Challenge mastered!

Article from Steri-World 05/2018.

2nd SF2S Congress and 4th JIFS International Francophone Sterilization Conference in Marseille, 19 – 21 September 2018
The 14th Swiss Sterilization Conference which once again was held at the Congress Centre in Biel was entitled “Hand in Hand”.
The seventh Health Facilities Scotland’s decontamination seminar was held on the 2nd May 2018 at the Golden Jubilee Conference Hotel in Glasgow, Scotland (UK). This event was organised by the Scottish Health Service Centre and Health Facilities Scotland (HFS) which are both within NHS National Services Scotland. The seminar was attended by 130 delegates including the support from 18 exhibitors. The delegates came from a range of professional backgrounds including decontamination managers and production staff, decontamination engineers, infection prevention and control nurses, theatre nurses, microbiologists, clinicians, estate managers, researchers and innovators from higher education and the independent sectors.
The most applied sterilisation method in healthcare for sterilisation of medical devices is steam. It is shown in literature, that sterilisation practices today are not completely understood [1, 2]. Literature defines “sterile” as “free of all viable organisms” [3]. Conditions to obtain sterile devices in steam sterilisation are specified in the literature [4] and standards [5]. In practice, however, it is noticed that the duration of a steam sterilisation process varies. Although the literature and standards indicate the success of a process depends on the combinations of the steriliser process, load contents, loading pattern and wrapping [5–7], no literature is found that explains the correlation between the weight of the load and the duration of the process.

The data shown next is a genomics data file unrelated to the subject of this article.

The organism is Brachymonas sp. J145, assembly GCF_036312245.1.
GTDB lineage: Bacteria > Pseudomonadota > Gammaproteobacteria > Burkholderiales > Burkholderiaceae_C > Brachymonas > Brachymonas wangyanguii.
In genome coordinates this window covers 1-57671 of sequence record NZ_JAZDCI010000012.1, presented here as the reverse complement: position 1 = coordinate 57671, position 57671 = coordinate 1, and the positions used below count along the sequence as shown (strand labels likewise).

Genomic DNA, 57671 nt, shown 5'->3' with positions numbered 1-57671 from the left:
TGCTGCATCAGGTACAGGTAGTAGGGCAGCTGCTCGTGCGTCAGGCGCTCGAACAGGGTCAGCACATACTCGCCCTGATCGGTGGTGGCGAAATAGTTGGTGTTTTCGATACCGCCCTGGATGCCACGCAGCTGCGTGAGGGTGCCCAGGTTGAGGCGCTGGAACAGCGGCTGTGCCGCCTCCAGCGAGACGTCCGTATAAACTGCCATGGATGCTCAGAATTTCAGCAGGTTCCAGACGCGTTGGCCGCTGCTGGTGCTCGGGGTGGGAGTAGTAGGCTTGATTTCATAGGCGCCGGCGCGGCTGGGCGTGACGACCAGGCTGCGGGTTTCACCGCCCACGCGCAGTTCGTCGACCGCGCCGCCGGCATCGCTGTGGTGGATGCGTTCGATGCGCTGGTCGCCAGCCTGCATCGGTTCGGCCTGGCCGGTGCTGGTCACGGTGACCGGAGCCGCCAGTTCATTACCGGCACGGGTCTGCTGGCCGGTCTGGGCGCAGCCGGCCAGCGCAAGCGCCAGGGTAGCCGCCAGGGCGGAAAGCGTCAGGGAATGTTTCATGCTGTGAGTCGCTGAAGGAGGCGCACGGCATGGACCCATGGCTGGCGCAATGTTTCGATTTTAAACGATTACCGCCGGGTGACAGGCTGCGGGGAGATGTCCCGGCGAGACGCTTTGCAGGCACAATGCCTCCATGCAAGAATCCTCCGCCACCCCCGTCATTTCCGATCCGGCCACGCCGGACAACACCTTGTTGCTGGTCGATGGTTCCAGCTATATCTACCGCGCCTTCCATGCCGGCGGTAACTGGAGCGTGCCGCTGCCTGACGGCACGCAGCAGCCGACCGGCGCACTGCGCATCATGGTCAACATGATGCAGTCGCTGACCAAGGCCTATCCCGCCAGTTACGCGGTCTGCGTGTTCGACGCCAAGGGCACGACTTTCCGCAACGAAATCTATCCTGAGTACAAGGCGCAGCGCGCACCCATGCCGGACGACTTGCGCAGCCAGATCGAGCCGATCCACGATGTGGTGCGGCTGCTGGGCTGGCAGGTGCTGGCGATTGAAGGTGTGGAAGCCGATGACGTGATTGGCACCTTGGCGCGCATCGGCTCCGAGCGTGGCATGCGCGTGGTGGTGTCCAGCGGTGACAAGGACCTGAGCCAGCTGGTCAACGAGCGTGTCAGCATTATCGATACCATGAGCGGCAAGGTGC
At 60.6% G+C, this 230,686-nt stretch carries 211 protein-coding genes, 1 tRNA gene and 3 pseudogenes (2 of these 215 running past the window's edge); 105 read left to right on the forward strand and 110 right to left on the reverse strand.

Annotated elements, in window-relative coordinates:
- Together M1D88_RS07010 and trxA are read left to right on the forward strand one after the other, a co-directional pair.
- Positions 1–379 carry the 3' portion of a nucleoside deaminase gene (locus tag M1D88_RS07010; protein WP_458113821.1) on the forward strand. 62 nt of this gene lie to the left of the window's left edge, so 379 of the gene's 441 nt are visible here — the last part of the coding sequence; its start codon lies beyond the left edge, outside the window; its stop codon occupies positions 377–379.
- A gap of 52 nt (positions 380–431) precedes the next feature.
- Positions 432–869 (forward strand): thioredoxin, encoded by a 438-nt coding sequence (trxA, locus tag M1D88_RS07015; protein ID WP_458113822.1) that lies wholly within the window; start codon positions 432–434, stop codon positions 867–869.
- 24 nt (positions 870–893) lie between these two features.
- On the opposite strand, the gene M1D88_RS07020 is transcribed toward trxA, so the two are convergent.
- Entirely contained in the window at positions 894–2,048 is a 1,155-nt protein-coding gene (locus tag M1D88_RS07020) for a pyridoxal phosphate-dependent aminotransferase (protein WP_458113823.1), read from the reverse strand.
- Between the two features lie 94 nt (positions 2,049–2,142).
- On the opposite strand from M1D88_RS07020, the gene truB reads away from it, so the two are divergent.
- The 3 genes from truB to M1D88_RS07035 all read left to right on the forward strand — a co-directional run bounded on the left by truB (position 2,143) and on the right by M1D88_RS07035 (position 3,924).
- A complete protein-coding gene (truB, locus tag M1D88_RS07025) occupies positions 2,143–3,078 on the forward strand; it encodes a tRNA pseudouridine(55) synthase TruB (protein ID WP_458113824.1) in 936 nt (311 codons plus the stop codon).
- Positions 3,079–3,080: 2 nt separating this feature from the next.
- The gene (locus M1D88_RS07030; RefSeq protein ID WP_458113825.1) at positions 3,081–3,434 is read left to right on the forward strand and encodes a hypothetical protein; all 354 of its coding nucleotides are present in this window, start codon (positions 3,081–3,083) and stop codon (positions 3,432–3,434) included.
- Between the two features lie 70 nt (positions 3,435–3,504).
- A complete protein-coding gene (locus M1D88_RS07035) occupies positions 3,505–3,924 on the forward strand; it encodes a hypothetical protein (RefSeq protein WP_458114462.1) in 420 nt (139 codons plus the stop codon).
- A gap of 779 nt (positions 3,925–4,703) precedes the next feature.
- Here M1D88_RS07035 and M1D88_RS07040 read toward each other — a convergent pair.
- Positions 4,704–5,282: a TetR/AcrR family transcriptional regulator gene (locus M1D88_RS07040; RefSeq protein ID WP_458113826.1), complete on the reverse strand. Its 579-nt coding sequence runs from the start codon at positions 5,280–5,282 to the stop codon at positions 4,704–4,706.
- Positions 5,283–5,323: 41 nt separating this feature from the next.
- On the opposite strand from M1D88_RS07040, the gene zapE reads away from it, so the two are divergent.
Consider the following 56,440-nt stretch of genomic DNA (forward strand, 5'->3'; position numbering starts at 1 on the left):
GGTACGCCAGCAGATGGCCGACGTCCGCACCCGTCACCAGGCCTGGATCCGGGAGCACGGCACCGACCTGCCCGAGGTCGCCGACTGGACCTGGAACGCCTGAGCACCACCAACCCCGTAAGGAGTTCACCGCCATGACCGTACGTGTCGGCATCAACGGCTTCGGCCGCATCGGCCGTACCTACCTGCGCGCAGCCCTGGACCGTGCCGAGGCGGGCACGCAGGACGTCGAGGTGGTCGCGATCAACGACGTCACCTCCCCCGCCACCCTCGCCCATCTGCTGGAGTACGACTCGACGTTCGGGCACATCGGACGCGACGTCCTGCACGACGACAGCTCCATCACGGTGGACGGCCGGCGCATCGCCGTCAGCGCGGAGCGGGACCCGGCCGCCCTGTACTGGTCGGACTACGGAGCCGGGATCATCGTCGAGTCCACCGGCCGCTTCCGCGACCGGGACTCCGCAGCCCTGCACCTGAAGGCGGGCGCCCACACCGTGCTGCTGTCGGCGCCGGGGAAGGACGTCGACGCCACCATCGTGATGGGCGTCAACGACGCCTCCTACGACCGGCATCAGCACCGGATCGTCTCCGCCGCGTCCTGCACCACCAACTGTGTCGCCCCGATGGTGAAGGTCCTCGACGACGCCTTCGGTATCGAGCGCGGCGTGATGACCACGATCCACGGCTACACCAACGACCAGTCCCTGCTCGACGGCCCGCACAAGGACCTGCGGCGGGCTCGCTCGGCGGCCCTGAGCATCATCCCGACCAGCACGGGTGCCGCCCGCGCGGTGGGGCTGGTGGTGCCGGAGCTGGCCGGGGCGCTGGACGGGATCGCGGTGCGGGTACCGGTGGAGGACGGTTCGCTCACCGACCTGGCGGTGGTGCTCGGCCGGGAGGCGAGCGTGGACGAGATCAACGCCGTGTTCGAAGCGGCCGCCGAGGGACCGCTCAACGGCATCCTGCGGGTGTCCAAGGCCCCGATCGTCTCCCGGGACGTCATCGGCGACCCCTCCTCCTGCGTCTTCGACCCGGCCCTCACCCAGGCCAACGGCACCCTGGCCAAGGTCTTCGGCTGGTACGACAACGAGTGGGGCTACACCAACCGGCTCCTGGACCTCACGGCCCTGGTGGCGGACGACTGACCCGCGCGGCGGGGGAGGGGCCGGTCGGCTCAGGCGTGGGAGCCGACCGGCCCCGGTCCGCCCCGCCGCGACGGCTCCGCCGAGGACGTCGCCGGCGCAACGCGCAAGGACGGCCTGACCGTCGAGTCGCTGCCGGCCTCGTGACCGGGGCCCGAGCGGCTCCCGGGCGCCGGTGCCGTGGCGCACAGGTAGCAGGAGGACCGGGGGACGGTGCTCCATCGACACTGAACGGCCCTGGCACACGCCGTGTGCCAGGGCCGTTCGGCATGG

At what cost?

Should we sterilize all flexible endoscopes? We seem to have been discussing this question for a very long time. I first gave a presentation around this topic in 2012 and some 6 years later we still debate where the to draw the line between those that need to be sterilized, those that should be sterilized and those that don’t need to be. Perhaps because endoscope technology changes so quickly we will always have this discussion. Or maybe the duodenoscope cleaning issues have ignited the debate again.
Welcome to issue 3 of Steri World. We have a good mix of experience reports and conference reviews with an interesting article from Stephen Kovach and colleagues on enhanced visual inspection of medical devices.
When my friendly reminder to write this editorial came from mhp I was engrossed in a documentary on the television. Its was discussing operations on babies within the womb who had signs of spina bifida.
From the Field
Background: Recent incidents of infections received from contaminated arthroscopic shavers and flexible endoscopes have led to changes in how sterile processing professionals visually inspect these medical devices. Certain shaver manufacturers have updated their Instructions for Use (IFU) to require the use of additional tools to inspect their medical devices.
Materials and methods: This three-phase study explores the development and implementation of new technologies in the area of enhanced visual inspection of medical devices. Phase 1 examines the results of surveys taken on the process of visual inspection of orthopedic shavers. Phase 2 outlines results of a small-scale inspection of orthopedic shavers in healthcare facilities.
Phase 3 details the implementation and inspection results of a borescopic examination step added into the processing procedures for a large health care facility.
The information provided by the manufacturer serves as THE BASIS FOR PROCESSING
each and every medical device (MD) and makes stringent demands on
the organizational skills of a Reprocessing Unit for Medical Devices (RUMED) [1]
with regard to the practicability and implementation of such processing measures.
The revision of EN ISO 17664:2017 is an opportune moment to examine the
changes made to the standard as well as their implications for everyday practice.
This present publication also updates Recommendation 46 of the Quality Task
Group.
Part 4: Visual inspection, maintenance and functional testing of standard atraumatic clamps
10th Hamburg Symposium of Chemische Fabrik Dr. Weigert GmbH, 22 February 2018
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